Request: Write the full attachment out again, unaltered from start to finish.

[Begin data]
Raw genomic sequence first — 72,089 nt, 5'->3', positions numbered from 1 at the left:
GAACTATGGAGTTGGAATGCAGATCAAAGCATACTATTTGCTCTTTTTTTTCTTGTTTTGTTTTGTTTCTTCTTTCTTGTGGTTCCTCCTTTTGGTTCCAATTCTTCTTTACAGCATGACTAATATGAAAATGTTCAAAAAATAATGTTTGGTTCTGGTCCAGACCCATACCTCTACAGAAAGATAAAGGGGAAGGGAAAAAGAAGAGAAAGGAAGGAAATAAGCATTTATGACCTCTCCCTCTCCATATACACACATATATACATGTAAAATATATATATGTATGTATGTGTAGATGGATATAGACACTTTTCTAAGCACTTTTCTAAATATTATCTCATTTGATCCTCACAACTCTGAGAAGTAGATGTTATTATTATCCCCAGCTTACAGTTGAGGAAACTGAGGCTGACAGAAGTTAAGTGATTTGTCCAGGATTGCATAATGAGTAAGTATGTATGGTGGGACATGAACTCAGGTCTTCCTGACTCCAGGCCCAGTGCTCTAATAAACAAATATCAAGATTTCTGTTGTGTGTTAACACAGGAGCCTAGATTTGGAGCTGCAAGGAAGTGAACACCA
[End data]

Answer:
Raw genomic sequence first — 72,089 nt, 5'->3', positions numbered from 1 at the left:
GAACTATGGAGTTGGAATGCAGATCAAAGCATACTATTTGCTCTTTTTTTTCTTGTTTTGTTTTGTTTCTTCTTTCTTGTGGTTCCTCCTTTTGGTTCCAATTCTTCTTTACAGCATGACTAATATGAAAATGTTCAAAAAATAATGTTTGGTTCTGGTCCAGACCCATACCTCTACAGAAAGATAAAGGGGAAGGGAAAAAGAAGAGAAAGGAAGGAAATAAGCATTTATGACCTCTCCCTCTCCATATACACACATATATACATGTAAAATATATATATGTATGTATGTGTAGATGGATATAGACACTTTTCTAAGCACTTTTCTAAATATTATCTCATTTGATCCTCACAACTCTGAGAAGTAGATGTTATTATTATCCCCAGCTTACAGTTGAGGAAACTGAGGCTGACAGAAGTTAAGTGATTTGTCCAGGATTGCATAATGAGTAAGTATGTATGGTGGGACATGAACTCAGGTCTTCCTGACTCCAGGCCCAGTGCTCTAATAAACAAATATCAAGATTTCTGTTGTGTGTTAACACAGGAGCCTAGATTTGGAGCTGCAAGGAAGTGAACACCA